Filipinos have grown accustomed to celebrating festivities. However, things changed when the pandemic set in. Towards the close of the first half, it seems many celebrations have been called off due to safety concerns and travel restrictions. Without the pandemic, many would have been busy preparing for the Flores de Mayo and the Santacruzan.
Despite the low-key nature of celebrations this year, there is reason for businesses to hope this month. Notwithstanding the pandemic, the government remains determined to attract more foreign investment through key legislative measures like the Corporate Recovery and Tax Incentives for Enterprises (CREATE) Act. The new law, which became effective on April 11, 2021, is expected to help bolster economic growth following the pandemic.
Recently, the much-awaited draft of the Implementing Rules and Regulations (IRR) on Tax Incentives was released by the Department of Finance. It contains, among others, details on new tax incentives awaiting investors, as well as the expanded functions of the Fiscal Incentives Review Board (FIRB) as overseer of the grant of investment incentives and the delegated authority given to Investment Promotion Agencies (IPAs).
AVAILABLE TAX INCENTIVES
The CREATE Act provides for the following incentives to registered business enterprises:
1. Income Tax Holiday (ITH) for four to seven years
2. Special Corporate Income Tax (SCIT) equivalent to a tax rate of five percent (5%) based on the gross income earned (GIE) for ten years, in lieu of all national and local taxes
3. Enhanced Deductions for five or 10 years
4. Customs duty exemptions on imports of capital equipment, raw materials, spare parts, and accessories
5. Value-Added Tax zero rating and exemption
For an export enterprise with the option to avail of either the SCIT or enhanced deductions, the draft IRR states that the option shall be exercised by the business enterprise at the time of the application for registration of the project. Such an option is irrevocable.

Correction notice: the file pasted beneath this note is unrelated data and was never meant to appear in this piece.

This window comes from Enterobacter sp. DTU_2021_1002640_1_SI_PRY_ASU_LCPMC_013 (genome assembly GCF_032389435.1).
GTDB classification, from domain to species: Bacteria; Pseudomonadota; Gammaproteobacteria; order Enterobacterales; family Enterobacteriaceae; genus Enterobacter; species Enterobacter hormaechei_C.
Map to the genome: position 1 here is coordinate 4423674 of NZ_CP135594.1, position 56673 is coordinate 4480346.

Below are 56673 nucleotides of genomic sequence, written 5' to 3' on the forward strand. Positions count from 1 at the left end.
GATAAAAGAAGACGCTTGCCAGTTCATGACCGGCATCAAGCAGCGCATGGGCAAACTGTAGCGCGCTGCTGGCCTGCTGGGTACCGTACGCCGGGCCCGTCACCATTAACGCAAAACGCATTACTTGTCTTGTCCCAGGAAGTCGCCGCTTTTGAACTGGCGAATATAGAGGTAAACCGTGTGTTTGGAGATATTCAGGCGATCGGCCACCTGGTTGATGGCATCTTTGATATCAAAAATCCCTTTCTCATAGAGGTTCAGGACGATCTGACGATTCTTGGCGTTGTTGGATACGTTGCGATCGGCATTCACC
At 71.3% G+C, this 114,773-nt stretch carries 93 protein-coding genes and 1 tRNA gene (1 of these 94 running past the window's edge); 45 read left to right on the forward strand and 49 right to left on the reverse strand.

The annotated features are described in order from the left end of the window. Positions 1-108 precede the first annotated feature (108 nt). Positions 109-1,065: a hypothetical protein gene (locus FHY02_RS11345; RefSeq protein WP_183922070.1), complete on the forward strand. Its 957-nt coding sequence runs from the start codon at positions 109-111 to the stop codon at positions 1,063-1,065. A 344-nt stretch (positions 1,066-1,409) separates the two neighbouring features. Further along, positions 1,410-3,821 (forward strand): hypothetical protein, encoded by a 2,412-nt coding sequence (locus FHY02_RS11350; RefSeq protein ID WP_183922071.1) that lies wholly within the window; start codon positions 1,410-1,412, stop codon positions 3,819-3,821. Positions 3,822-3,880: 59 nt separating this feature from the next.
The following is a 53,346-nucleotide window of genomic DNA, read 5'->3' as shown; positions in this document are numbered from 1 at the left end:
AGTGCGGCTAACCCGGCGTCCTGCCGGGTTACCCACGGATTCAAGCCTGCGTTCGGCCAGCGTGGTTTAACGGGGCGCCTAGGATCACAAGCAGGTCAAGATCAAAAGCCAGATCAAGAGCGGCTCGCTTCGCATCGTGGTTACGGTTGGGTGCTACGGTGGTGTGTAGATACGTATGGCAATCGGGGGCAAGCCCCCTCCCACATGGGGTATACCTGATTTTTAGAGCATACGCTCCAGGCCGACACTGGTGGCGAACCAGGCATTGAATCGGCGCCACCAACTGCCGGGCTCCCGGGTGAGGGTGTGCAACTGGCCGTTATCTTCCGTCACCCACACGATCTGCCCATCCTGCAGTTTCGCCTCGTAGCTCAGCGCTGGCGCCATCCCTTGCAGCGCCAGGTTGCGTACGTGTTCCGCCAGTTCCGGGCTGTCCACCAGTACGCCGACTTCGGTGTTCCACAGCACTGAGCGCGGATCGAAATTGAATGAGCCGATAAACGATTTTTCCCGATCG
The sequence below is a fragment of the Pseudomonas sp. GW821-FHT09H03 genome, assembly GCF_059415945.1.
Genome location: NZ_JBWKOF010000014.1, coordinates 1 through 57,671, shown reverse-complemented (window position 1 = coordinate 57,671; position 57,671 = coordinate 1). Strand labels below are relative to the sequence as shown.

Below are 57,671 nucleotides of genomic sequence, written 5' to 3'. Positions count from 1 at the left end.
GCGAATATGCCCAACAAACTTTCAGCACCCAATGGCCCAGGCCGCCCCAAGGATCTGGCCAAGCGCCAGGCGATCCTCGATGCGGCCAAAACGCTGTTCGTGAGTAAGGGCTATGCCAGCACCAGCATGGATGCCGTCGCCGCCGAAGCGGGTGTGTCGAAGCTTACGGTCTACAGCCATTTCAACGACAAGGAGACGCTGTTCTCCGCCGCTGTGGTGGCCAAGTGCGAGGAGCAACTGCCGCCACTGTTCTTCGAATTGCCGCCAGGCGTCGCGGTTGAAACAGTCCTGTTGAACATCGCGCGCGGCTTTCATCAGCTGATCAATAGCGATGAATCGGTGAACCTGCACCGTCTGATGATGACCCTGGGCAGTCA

CONFLICTING ISSUES ON THE EXCLUSIVE LIST OF DIRECT COSTS IN THE IRR
Under the draft IRR, the enumeration of direct costs that are deductible from the GIE shall be exclusive. However, the Supreme Court, in its decision in the case of Commissioner of Internal Revenue vs. East Asia Utilities Corp. (G.R. No. 225266, Nov. 16, 2020), ruled that the list of direct costs that are deductible from the gross income of enterprises registered under the Philippine Economic Zone Authority or PEZA is not exclusive. The decision is consistent with Section 24 of the PEZA Law which states that costs and expenses directly related to the enterprise’s PEZA-registered activities, which are not administrative, marketing, selling and/or operating expenses or incidental losses, are allowed as deduction from gross income. I remain hopeful that the final IRR clarifies this part to properly guide registered business enterprises (RBEs).
ADDITIONAL TAX INCENTIVES
Projects or activities located in areas recovering from armed conflict or a major disaster and projects or activities relocated from the NCR are entitled to an additional two years of ITH and additional three years of ITH to commence at the completion of the relocation of operations, respectively, subject to certain conditions as specified in the Act.
PENDING ISSUANCE OF THE SIPPAND ITS VALIDITY
To be eligible for incentives, the activity must be listed in the Strategic Investment Priority Plan (SIPP). The validity of the SIPP is three years from its issuance. The 2020 Investment Priorities Plan under Memorandum Order No. 50, signed by the President on Nov. 18, 2020, shall be applied until the publication of the SIPP under the CREATE Act.
SUFFICIENCY OF THE CERTIFICATE OF REGISTRATION (COR) AND THE CERTIFICATE OF ENTITLEMENT TO TAX INCENTIVES (CETI)
During the public consultation on the draft IRR on tax incentives, it was also made clear by the DoF that the COR and CETI are sufficient basis for the grant of tax incentives. This means that a prior ruling from the BIR will not be required before an RBE may qualify for incentives.
Projects that were registered prior to the effectivity of the CREATE Act may be registered and entitled to incentives granted under the CREATE Law, subject to the criteria and conditions set forth in the SIPP. Here, the RBE shall surrender its COR or CETI, as applicable.
RBEs whose projects were granted only an ITH prior to the effectivity of the CREATE Law will be allowed to continue with such availment for the remainder of the ITH, as specified in the terms and conditions of registration. RBEs whose projects were granted an ITH prior to the effectivity of the CREATE Act and those that are entitled to the 5% tax on GIE incentives after the ITH, shall be allowed to use the ITH for the period specified in the terms and conditions of their registration. They may then avail of the 5% tax on GIE for 10 years. On the other hand, RBEs currently availing of the 5% tax on GIE granted prior to the enactment of the CREATE Law shall be allowed to continue availing of the tax incentive at the rate of 5% for 10 years.